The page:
Item Code: IDH154
by D.A. LowPaperback (Edition: 2004)
Oxford University Paperbacks
Size: 8.3" X 5.3"
Pages: 528(Maps: 11)
This volume studies the less-eulogized facets of the anti-imperialist movement. D.A. Low, the editor of this volume, was the founder of the Canberra-Sussex school that initiated the transition from elite to popular historiography. The Foreword narrates an interesting anecdotal history of the historiography of Congress and the Raj and the resultant intellectual debate that raged at the time.
The contributors include leading scholars: Ravinder Kumar, Brian Stoddart, Judith Brown, Gyanendra Pandey, James manor, D.E.U. Baker, and Robin Jeffrey among other. Their chapters cover Congress politics in Bombay, coastal Andhra Pradesh, the United Provinces, Central Provinces, Berar, Tamil Nadu, Bihar, and Rohilkhand besides looking at the civil disobedience movement led by Gandhi, the peasant agitations in Gujarat, and Gandhian politics in Mysore.
About the Author
This classic study of the national movement and popular politics in modern India focuses on the less know facets of the struggle at the village, region and provincial levels. In his introduction, Low highlights the transition from elite to popular historiography by dwelling on the ability of the Congress to win over peasant communities which ironically the British had enfranchised. A Foreword by historian Rajat Kanta Ray both situates the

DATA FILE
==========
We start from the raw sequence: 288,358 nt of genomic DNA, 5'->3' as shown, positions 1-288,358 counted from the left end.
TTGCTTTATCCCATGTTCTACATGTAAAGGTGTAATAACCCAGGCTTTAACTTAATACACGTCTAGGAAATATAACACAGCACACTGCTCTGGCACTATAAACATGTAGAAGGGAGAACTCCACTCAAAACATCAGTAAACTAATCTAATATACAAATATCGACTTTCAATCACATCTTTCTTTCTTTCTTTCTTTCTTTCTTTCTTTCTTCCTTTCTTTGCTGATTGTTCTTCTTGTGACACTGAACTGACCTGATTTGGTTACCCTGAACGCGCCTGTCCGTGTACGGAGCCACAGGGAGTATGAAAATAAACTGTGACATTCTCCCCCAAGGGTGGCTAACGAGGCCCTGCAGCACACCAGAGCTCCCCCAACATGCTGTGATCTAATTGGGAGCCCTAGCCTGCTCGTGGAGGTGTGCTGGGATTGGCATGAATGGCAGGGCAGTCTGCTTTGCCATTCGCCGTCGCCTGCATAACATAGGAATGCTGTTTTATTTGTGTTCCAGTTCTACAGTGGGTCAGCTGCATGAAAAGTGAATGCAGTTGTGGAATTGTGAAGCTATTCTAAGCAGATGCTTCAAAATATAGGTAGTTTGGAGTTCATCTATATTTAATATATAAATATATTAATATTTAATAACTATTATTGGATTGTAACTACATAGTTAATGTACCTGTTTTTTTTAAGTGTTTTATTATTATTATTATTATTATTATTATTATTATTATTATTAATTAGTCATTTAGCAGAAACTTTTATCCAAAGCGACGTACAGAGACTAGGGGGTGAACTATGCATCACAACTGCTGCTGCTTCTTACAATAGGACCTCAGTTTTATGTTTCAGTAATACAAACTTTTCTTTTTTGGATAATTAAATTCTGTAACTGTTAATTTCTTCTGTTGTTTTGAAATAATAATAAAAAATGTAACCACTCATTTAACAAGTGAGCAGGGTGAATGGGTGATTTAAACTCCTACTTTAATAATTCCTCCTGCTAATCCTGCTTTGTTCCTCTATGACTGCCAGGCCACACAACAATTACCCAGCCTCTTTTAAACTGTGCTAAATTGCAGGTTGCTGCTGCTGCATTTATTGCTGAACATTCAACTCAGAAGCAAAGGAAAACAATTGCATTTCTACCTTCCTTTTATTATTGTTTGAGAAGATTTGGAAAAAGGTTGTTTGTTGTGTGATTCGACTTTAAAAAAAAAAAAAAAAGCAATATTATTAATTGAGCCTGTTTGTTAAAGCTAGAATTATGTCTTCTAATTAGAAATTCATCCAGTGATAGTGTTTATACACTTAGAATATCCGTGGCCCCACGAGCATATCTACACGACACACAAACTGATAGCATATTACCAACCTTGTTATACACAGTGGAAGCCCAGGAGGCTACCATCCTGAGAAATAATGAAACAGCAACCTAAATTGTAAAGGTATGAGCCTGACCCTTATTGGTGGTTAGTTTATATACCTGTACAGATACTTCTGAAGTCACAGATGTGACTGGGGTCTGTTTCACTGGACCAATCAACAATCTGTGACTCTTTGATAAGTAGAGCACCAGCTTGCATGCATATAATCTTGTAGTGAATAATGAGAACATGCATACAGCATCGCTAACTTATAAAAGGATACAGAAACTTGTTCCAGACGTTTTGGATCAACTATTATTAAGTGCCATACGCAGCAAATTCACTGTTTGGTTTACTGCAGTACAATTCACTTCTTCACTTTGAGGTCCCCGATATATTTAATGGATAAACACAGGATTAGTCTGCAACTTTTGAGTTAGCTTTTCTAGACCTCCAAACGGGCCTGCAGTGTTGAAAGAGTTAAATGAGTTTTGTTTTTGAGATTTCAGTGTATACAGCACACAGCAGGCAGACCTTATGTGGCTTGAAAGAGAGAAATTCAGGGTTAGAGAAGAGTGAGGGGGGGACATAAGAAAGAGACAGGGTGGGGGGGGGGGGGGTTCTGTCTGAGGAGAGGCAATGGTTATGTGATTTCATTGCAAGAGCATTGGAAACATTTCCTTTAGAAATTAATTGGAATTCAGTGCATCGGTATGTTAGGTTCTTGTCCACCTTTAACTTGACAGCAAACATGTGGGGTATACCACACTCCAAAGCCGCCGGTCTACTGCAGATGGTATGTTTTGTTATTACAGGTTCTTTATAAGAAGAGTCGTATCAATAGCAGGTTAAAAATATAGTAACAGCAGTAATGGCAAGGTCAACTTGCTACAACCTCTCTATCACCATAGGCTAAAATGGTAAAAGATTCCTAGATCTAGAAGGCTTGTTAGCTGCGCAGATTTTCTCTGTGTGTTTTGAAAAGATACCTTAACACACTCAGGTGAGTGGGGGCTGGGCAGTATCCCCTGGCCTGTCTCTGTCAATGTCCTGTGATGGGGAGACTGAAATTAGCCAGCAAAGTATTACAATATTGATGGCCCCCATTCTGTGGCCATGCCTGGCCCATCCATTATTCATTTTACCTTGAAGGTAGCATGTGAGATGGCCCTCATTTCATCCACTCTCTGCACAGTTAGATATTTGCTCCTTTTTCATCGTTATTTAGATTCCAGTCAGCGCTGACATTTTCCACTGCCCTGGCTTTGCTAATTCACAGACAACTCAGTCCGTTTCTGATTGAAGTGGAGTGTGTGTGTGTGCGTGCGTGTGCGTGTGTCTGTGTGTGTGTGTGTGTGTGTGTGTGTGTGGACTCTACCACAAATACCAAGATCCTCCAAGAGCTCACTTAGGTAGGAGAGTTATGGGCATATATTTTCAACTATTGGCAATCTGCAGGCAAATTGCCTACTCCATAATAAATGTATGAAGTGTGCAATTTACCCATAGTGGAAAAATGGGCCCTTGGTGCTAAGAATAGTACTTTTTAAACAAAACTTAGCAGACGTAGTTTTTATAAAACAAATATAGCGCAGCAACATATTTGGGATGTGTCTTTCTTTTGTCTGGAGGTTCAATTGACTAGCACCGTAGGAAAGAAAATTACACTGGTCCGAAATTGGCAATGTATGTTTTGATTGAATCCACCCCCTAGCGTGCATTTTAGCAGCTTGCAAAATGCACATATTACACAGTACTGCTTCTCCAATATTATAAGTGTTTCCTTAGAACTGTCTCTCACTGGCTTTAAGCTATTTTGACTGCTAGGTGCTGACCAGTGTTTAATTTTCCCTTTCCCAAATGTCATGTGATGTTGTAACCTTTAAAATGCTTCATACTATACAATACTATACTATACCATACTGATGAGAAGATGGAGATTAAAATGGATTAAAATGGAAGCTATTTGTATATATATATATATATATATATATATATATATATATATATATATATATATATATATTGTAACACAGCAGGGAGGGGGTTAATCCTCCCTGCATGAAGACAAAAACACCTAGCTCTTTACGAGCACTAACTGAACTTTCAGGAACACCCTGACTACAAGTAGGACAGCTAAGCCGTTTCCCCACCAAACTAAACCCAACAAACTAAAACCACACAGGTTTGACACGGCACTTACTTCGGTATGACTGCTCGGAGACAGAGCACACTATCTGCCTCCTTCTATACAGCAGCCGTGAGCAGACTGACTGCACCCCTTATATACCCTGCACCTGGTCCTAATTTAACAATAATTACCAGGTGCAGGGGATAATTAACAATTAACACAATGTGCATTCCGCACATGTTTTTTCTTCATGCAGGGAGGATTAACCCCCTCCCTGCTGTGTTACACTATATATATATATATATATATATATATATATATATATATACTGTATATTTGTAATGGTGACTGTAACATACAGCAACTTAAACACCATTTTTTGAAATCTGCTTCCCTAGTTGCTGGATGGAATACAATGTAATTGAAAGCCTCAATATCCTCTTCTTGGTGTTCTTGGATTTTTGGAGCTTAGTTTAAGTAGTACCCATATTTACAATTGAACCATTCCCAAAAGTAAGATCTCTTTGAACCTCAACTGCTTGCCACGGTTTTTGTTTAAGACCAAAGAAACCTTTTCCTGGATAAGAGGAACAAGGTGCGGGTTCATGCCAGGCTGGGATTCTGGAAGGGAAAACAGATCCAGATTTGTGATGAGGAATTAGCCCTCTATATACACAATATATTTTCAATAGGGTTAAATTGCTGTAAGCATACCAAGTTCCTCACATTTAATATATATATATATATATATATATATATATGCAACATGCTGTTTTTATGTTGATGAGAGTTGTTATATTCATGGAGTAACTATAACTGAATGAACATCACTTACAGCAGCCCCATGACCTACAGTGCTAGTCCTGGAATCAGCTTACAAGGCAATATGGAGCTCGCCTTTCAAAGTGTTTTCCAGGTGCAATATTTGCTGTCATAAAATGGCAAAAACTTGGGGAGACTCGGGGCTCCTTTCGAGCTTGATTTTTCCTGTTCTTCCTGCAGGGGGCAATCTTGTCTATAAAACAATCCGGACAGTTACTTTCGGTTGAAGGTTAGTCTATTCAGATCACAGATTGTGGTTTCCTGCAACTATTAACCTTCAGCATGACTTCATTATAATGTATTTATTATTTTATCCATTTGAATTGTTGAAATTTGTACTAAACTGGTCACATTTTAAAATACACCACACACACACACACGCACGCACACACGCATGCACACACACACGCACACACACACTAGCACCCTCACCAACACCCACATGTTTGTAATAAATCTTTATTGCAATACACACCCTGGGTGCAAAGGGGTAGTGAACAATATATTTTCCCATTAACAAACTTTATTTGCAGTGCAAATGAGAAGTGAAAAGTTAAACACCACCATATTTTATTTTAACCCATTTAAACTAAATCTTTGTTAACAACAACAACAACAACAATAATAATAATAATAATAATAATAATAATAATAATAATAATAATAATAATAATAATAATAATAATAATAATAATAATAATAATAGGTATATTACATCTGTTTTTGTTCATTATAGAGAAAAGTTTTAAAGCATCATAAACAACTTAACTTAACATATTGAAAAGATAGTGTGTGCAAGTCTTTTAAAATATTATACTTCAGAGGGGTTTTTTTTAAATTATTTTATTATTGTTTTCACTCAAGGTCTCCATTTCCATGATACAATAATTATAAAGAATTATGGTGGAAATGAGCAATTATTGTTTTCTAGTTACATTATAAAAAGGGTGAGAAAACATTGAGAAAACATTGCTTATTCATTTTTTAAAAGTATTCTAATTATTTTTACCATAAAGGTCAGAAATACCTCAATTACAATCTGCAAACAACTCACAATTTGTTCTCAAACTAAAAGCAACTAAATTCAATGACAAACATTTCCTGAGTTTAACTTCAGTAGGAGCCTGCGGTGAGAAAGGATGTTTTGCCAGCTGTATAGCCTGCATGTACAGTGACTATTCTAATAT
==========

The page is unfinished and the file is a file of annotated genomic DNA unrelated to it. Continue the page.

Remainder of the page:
This valuable collection will be useful to those interested in the history of nationalism and imperialism as well as the origins of post-Independence politics in India. It will also appeal to scholars and students of history,
D.A. Low is Emeritus Smuts Professor of the History of the British Commonwealth in the University of Cambridge. He was formerly Vice-Chancellor of Australian National University, Director of the ANU's Research School of Pacific Studies, and founding Dean of the School of
'This volume showed the strengths of local research and the importance
'The book is a valuable addition to the historiography of modern India.'
'The articles Yield a mine of information to new research workers.'
'Congress and the Raj brings the work of a number of scholars to bear on the three decades during which the British government faced an overt and sustained challenge to the legitimacy of its very presence in India.'
|List of maps||xiv|
|Introduction: the climactic years 1917-47 D.A. Low||I|
|1||The crisis of the lesser Patidars: peasant agitations in Kheda District, Gujarat, 1917-34||47|
|2||From Swaraj to Purna Swaraj: nationalist politics in the city of Bombay, 1920-32||77|
|3||The structure of Congress politics in coastal Andhra, 1925-37||109|
|4||The role of a national leader: Gandhi, Congress and civil disobedience, 1929-34||133|
|5||Civil martial law: the Government of India and the civil disobedience movements, 1930-34||165|
|6||A rural base for Congress: the United Provinces, 1920-40||199|
|7||The changing leadership of the Congress in the Central Provinces and Berar, 1919-39||225|
|8||The politics of coalescence: the Congress in Tamilnad 1930-37||259|
|9||Unity on trial: Congress in Bihar, 1929-39|
|10||Kisan populism and revolution in rural India : the 1942 disturbances in Bihar and east United Provinces||315|
|11||Co-operation or confrontation? War and Congress Politics 1939-42||349|
|12||The problem of freedom with unity: London's Congress politics 1917-47||375|
|13||Gandhian politics and the challenge to princely authority in Mysore, 1936-47||405|
|14||A sanctified label-'Congress' in Travancore politics, 1938-48||435|
|15||From one Raj to another: Congress politics in Rohilkhand, 1930-50||473|